Compendium of Horror, Fear, and the Grotesque

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Gothic Tradition

[Excerpt from David R. Saliba,  A Psychology of Fear: The Nightmare Formula of Edgar Allan Poe (Lantham, MD: University Press of America, 1980), pp.27-28.]

The Gothic tradition...had its origins in 1764 with the publication of Horace Walpole's Castle of Otranto. Though no one has yet offered a concise definition of gothic literature, there are several characteristics that distinguish it from other modes of writing. These characteristics belong to all gothic works:

  1. there is a victim who is helpless against his torturer;

  2. there is also a victimizer who is associated with evil and whose powers are immense or supernatural;

  3. the setting of the gothic story is at some point within impenetrable walls (physical or psychological) to heighten the victim's sense of hopeless isolation--the central gothic image is the cathedral or haunted mansion within which the victim is imprisoned;

  4. the atmosphere is pervaded by a sense of mystery, darkness, oppressiveness, fear, and doom to recreate the atmosphere of a crypt--a symbol of man's spiritual death and a "vehicle for presenting a picture of man as eternal victim"[1]; and finally,

  5. the victim is in some way entranced or fascinated by the inscrutable power of his victimizer [2].

The gothic tradition, however, is not limited to literature. G.R. Thompson has pointed out that a study of the gothic is a study in paradoxes of a duality that can be traced to the Middle Ages. Essentially, Medieval duality is spiritually based, and it is made manifest in the idealized quests for the Holy Grail, the entrenched beliefs in witchcraft, and the fascination with demonology. The central image that embraces these gothic paradoxes is the cathedral, which "has both an outward, upward movement toward the heavens, and an inward, downward motion, convoluting in upon itself in labyrinthine passages and dark recesses, descending to catacombs deep in the earth." [3] Throughout American literature the image of the cathedral can be seen to metamorphose and pass from the natural cathedral of William Cullen Bryant's "A Forest Hymn" to the "Old Manse" and similar venerable settings in Hawthorne's stories, becoming an extensive psychological image that Leslie Fiedler describes in detail:

Beneath the haunted castle lies the dungeon keep: the womb from whose darkness the ego first emerged, the tomb to which it knows it must return at last. Beneath the crumbling shell of paternal authority, lies the maternal blackness, imagined by the gothic writer as a prison, a torture chamber--from which the cries of the kidnapped anima cannot even be heard. The upper and lower levels of the ruined castle or abbey represent the contradictory fears at the heart of gothic terror: the dread of the super-ego, whose splendid battlements have been battered but not quite cast down--and of the id, whose buried darkness abounds in dark visions no stormer of the castle had even touched [4].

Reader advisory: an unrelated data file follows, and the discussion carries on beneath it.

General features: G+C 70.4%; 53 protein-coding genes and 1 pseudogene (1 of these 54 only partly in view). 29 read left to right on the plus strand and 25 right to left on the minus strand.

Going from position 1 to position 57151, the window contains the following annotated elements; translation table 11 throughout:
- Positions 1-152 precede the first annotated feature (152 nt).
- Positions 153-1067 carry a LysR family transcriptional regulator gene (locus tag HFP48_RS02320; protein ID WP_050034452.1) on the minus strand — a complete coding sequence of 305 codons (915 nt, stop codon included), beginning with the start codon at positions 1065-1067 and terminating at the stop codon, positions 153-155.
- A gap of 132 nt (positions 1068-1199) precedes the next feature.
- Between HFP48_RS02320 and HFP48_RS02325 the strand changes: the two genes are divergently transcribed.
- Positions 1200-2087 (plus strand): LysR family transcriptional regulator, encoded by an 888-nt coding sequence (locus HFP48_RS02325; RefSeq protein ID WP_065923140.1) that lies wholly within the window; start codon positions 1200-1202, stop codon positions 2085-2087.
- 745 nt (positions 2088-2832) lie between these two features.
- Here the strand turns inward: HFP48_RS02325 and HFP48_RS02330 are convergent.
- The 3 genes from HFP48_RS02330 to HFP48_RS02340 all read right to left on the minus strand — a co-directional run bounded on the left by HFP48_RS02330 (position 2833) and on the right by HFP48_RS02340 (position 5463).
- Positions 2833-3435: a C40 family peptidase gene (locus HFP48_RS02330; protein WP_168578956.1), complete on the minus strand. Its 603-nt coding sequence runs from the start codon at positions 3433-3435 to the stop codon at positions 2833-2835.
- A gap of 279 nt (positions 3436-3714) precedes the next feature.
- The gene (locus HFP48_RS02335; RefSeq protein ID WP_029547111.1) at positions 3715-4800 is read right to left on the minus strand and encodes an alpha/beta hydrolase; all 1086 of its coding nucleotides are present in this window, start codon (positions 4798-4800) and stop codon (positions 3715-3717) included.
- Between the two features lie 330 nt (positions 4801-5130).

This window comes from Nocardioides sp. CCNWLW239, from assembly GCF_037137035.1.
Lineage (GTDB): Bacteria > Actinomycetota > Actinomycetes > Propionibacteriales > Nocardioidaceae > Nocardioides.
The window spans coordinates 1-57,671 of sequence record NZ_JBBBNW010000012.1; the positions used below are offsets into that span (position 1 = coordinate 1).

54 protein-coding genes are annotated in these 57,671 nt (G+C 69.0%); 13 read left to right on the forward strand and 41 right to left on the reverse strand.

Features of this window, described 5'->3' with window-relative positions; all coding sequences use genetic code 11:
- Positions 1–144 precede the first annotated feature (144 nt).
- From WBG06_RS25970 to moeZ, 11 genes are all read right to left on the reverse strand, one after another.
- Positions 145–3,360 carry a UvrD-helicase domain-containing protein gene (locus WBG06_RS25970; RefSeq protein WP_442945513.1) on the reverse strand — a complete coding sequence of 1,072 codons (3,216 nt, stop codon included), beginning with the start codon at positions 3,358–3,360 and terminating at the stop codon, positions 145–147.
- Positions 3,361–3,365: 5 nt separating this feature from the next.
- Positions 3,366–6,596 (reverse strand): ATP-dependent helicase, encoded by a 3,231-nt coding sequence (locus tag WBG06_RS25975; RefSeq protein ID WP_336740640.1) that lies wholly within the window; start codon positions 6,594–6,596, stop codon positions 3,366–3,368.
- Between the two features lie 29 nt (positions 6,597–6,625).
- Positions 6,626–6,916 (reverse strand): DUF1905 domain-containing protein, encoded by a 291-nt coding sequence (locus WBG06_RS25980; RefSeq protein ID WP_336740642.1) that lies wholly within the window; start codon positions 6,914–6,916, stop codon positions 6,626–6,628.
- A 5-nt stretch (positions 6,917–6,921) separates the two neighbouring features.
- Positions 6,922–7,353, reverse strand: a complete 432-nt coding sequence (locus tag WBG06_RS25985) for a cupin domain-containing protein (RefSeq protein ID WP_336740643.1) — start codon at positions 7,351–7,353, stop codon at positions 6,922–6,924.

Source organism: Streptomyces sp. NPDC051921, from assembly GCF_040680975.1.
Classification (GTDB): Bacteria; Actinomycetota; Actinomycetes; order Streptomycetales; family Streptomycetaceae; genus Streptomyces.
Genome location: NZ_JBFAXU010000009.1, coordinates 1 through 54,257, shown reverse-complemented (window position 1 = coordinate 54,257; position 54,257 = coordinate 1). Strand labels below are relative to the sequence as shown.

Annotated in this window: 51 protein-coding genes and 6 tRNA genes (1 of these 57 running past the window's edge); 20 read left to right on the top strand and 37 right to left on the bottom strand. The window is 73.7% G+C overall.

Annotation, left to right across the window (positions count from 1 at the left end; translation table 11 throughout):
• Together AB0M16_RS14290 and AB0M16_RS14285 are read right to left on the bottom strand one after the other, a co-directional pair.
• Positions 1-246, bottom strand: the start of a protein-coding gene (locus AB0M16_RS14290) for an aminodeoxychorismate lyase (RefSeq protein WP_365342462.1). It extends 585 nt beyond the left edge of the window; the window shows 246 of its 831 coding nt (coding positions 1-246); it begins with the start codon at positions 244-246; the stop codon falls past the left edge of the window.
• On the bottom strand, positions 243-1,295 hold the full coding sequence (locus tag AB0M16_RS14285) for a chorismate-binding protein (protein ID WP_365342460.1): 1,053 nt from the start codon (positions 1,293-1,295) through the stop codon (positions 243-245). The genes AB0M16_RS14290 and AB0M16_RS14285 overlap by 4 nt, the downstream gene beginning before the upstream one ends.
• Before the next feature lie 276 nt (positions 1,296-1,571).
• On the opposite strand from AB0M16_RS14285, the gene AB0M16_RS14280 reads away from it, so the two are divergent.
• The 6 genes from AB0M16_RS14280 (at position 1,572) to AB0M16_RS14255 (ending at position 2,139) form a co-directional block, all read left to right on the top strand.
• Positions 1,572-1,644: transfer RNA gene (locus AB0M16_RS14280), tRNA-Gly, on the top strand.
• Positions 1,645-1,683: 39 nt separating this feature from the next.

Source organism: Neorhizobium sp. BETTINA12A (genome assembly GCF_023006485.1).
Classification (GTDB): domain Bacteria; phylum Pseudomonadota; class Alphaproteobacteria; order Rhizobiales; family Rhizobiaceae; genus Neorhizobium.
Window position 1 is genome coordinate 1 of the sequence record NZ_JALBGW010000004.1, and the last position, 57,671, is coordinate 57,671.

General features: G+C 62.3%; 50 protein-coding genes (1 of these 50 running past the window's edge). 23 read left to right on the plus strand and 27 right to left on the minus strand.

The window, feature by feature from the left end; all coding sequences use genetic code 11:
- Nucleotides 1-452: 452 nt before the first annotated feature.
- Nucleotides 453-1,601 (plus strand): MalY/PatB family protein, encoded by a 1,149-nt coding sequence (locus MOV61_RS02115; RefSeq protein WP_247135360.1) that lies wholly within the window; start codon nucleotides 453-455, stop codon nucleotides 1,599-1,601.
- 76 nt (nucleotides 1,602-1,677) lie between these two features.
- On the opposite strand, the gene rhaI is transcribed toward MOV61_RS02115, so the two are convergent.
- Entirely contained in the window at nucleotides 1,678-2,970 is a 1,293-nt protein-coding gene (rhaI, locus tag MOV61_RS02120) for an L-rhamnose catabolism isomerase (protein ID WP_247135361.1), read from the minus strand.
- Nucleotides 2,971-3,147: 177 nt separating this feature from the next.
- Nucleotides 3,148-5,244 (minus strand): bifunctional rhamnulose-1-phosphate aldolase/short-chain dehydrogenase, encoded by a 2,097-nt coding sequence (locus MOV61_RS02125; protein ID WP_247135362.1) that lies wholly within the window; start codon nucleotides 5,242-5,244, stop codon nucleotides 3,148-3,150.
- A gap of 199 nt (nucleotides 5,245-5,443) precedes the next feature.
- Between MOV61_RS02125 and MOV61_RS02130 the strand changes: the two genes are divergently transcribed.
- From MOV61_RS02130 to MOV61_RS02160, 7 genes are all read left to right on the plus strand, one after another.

Architecture and the Gothic

From a religious perspective the Cathedral is the grandest of architectures in western culture. It is the primary interface between man and "God"; as such, its grand architecture is designed to inspire awe in its believers and overwhelm them with a sense of the enormity and power of their creator. It also impresses its believers with the "wholly other" or via negativa essence of God. This "unknowable" quality of an omnipotent and omnipresent God informs western man's fear of the unknown. And it is this fear of the unknown (fear of the "unknowability" of God) that is incorporated into the architecture of the gothic Cathedral with its vaulting ceilings and complex structures that are designed to strike holy dread in the hearts of sinful believers.

Recommended Reading/Research

  • Botting, Fred, Gothic, New York: Routledge, 2007.
    "Gothic focuses on the varous styles and forms of the genre and analyses the cultural significance of its prevalent figures: the ghosts, monsters, vampires, doubles and horrors that are its definitive features. Botting traces its history from its origins in the eighteenth century through to modernist and postmodernist representations. He offers a broad overview of the themes, images and effects that not only define the genre but also endure and reappear endlessly in both 'high' and 'popular' literature and culture."--quoted from cover promo

  • Hogle, Jerrold E., ed, The Cambridge Companion to Gothic Fiction, New York: Cambridge University Press, 2007.